The far side of the wall. The chimney's location is in the for ground to the right of the cookstoves transmission tunnels opening in the wall, and the run of the heaters transmission tunnel behind it. Note a lime concrete skim slab was pored inadvertently on to a 3cm thick layer of cork insulation by the home owner. This slab was cut away and the cork removed.




The chimneys footing is pored in cement based concrete. Note: This footing though only exactly the footprint of the chimney, rests upon a larger cement concrete slab, and serves primarily to bring the location of the first course of brick of chimney up to the hight of the cookstoves foundation slab on the other side of the wall.
The slab for the tunnel is re-poured (after the cork has been removed) up to the hight of the finished tile floor in order to encase the electric cables that unavoidably run across the tunnel's footprint. The base course of the heaters tunnel will be layed in splits, seen at the right of the opening, to arrive at the same hight as the cookstoves tunnel, where both join the chimney.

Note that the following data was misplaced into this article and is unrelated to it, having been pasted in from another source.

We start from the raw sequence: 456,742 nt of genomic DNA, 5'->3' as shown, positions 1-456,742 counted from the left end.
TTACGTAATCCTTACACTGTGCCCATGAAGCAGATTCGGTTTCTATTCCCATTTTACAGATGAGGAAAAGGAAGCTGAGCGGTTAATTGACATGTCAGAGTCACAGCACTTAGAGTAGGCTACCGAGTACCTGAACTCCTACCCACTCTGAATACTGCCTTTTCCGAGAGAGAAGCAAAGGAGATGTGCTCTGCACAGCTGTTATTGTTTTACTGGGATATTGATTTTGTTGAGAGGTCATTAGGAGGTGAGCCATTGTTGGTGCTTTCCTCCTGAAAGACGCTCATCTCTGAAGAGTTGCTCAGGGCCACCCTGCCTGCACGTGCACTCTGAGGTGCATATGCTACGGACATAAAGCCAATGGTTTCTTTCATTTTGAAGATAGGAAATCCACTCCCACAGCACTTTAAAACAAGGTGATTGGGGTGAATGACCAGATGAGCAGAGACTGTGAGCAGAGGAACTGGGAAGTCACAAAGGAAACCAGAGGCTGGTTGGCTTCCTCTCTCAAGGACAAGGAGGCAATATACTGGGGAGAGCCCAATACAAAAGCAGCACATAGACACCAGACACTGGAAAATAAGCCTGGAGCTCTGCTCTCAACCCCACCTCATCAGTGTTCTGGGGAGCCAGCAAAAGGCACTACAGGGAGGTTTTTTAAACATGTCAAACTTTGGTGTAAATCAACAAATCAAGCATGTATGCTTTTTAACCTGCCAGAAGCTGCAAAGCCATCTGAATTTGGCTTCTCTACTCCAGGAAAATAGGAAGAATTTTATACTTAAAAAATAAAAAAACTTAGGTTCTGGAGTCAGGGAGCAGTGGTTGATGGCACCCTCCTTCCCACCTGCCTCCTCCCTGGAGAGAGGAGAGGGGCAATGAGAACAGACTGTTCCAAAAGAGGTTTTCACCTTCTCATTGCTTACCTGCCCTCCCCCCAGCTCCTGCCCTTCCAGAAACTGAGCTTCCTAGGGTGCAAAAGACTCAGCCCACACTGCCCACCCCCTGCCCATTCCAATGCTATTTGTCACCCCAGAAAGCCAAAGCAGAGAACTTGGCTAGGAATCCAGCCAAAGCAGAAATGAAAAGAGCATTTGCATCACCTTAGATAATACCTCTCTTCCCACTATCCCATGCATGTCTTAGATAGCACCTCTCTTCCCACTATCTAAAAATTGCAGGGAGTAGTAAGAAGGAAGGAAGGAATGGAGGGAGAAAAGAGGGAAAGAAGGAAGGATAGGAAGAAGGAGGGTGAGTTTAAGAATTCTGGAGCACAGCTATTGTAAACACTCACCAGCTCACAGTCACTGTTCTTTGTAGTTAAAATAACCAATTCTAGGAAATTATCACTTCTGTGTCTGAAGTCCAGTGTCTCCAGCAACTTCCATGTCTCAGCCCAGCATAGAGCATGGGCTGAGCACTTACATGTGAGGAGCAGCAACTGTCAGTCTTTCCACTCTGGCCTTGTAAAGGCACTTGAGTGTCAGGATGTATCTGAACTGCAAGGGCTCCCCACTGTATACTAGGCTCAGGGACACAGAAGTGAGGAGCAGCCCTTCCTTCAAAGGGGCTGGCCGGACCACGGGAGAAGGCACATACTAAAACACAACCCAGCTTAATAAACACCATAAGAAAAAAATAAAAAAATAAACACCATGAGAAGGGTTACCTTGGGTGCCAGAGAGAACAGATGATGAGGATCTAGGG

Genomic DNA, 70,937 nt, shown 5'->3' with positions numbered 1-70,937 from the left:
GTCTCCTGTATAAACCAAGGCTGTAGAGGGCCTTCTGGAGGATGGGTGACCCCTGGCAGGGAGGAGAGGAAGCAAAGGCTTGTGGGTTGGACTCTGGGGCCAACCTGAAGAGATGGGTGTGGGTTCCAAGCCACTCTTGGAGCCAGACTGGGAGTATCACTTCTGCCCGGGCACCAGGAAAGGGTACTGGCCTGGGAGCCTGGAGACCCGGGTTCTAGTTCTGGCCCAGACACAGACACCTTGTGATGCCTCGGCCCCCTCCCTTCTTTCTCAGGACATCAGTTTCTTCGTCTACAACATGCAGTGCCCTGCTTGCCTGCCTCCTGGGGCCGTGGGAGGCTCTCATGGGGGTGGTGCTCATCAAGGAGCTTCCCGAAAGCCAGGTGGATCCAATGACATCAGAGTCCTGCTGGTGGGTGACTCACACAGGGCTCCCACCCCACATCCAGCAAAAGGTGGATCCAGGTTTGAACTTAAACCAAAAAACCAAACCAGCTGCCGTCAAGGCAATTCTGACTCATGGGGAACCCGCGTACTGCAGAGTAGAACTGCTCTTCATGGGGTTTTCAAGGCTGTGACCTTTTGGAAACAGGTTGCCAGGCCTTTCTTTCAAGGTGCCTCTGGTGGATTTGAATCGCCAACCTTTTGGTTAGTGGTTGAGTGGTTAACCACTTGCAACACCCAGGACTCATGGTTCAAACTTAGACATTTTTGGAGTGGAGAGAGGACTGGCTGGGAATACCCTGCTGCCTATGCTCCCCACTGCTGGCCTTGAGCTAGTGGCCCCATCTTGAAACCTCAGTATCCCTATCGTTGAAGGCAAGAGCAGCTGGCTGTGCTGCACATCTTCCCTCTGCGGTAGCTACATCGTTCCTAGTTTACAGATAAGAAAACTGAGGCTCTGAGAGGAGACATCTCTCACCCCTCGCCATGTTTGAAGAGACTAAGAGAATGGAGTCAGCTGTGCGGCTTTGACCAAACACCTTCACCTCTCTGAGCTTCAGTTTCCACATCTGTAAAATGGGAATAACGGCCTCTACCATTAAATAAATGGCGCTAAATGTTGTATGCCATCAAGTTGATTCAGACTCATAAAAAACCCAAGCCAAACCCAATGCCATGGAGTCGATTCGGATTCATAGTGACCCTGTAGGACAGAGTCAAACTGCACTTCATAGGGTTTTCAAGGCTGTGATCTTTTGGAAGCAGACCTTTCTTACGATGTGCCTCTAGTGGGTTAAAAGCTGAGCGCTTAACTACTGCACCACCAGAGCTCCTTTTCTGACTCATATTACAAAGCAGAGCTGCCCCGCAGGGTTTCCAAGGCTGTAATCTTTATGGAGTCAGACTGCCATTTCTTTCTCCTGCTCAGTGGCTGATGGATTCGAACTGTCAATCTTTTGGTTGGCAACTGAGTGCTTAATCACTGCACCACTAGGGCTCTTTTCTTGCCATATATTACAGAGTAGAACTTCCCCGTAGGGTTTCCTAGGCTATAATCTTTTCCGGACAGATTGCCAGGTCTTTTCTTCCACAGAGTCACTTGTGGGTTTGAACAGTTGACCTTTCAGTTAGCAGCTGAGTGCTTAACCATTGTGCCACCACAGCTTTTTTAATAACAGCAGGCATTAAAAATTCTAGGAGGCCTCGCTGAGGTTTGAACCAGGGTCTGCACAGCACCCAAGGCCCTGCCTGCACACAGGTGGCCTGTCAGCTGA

The heaters tunnel as it traverses the wall. It is at this point that the heaters damper will be installed. Note the wide groove cut into the base course to accept the bottom of the damper frame. The two thinner groves in the top and base of the tunnel are to accommodate the stabilization fins on the damper frame. These fins are intended to stop the frame sliding during operation of the damper. A semi circular groove is cut into the middle of the tunnels wall at right, (between the two courses that form the tunnels wall) to accommodate the bulge in the frame where the guillotine plate handle passes into the frame when the damper is in the closed position. (see next image)
Note that the sharp corners of the brick forming the tunnel wall to the right of the frame, have been rounded. This is to stop the edge of the guillotine plate catching, as it is re-inserted if withdrawn completely out of the frame.